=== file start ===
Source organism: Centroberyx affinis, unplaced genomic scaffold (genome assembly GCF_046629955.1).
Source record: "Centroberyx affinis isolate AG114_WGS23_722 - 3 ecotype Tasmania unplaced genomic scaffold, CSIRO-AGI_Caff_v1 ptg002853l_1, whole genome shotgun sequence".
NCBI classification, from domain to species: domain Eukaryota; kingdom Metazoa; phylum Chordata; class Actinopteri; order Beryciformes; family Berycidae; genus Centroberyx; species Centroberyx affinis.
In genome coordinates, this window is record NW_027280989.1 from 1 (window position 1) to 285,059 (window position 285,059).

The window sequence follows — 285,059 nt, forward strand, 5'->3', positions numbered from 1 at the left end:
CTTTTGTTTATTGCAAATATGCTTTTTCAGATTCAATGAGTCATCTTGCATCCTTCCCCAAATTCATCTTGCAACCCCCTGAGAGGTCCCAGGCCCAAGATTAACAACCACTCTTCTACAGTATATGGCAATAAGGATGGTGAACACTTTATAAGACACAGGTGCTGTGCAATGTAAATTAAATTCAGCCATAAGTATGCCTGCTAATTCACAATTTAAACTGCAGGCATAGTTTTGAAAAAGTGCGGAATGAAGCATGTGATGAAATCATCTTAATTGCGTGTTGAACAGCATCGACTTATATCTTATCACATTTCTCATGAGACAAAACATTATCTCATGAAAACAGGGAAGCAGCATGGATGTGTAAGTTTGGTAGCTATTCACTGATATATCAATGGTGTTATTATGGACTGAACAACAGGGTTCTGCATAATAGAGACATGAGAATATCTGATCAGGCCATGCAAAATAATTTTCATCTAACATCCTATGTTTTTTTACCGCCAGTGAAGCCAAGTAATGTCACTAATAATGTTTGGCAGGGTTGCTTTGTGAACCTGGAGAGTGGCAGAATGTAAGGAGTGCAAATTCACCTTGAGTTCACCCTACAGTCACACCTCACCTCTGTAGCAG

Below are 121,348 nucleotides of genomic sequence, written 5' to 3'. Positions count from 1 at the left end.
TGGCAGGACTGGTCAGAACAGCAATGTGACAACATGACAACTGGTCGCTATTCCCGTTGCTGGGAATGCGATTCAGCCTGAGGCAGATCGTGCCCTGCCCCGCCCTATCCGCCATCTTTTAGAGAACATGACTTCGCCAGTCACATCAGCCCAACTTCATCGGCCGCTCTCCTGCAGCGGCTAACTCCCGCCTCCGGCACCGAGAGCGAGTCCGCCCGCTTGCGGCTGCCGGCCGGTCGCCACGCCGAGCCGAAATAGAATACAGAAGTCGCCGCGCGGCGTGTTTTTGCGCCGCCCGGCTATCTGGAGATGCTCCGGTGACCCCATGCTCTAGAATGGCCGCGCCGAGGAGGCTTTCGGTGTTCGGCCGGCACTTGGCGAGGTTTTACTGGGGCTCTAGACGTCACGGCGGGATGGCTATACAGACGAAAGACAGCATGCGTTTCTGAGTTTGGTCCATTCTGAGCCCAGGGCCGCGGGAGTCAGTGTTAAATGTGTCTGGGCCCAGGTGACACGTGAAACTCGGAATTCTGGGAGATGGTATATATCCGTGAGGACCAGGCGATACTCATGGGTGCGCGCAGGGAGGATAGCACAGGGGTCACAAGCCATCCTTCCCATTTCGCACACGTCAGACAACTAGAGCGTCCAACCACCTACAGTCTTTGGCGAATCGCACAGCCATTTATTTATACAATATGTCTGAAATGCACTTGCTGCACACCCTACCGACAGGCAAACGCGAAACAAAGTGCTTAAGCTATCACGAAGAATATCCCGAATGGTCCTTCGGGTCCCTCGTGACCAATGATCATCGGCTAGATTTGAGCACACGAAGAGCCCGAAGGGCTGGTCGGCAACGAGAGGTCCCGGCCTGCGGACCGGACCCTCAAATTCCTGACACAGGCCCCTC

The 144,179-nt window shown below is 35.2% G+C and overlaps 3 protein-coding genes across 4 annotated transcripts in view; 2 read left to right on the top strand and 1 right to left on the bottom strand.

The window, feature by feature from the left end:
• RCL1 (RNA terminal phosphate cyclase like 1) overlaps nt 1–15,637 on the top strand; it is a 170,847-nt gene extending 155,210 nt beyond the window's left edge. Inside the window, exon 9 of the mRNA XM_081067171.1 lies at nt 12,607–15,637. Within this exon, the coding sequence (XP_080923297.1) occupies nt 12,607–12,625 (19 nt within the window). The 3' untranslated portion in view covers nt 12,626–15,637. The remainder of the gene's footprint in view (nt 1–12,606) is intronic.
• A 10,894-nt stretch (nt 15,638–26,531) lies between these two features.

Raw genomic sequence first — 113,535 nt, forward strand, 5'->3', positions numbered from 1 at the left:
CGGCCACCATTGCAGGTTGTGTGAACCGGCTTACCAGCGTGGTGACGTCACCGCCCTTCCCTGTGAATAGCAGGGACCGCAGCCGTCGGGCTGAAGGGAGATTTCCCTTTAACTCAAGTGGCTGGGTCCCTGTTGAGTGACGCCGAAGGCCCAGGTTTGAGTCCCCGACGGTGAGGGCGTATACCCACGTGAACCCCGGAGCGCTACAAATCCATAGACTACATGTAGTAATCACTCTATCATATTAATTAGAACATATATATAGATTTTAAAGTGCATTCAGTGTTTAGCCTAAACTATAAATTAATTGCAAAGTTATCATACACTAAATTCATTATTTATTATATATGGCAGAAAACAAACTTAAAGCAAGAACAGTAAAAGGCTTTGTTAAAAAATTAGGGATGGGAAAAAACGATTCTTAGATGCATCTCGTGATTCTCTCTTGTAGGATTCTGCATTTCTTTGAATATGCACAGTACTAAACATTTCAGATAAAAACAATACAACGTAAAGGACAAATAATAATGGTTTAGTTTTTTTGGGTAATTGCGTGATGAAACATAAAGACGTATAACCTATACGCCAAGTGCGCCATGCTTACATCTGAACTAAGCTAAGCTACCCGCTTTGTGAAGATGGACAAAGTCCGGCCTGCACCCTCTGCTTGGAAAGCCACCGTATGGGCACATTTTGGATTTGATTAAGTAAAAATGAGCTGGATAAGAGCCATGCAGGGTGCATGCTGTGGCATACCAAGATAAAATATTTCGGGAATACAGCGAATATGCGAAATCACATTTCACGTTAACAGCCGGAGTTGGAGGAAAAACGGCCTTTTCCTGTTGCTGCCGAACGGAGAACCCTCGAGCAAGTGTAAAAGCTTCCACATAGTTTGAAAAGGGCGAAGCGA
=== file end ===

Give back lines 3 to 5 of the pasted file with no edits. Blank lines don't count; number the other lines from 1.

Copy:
NCBI classification, from domain to species: domain Eukaryota; kingdom Metazoa; phylum Chordata; class Actinopteri; order Beryciformes; family Berycidae; genus Centroberyx; species Centroberyx affinis.
In genome coordinates, this window is record NW_027280989.1 from 1 (window position 1) to 285,059 (window position 285,059).

The window sequence follows — 285,059 nt, forward strand, 5'->3', positions numbered from 1 at the left end: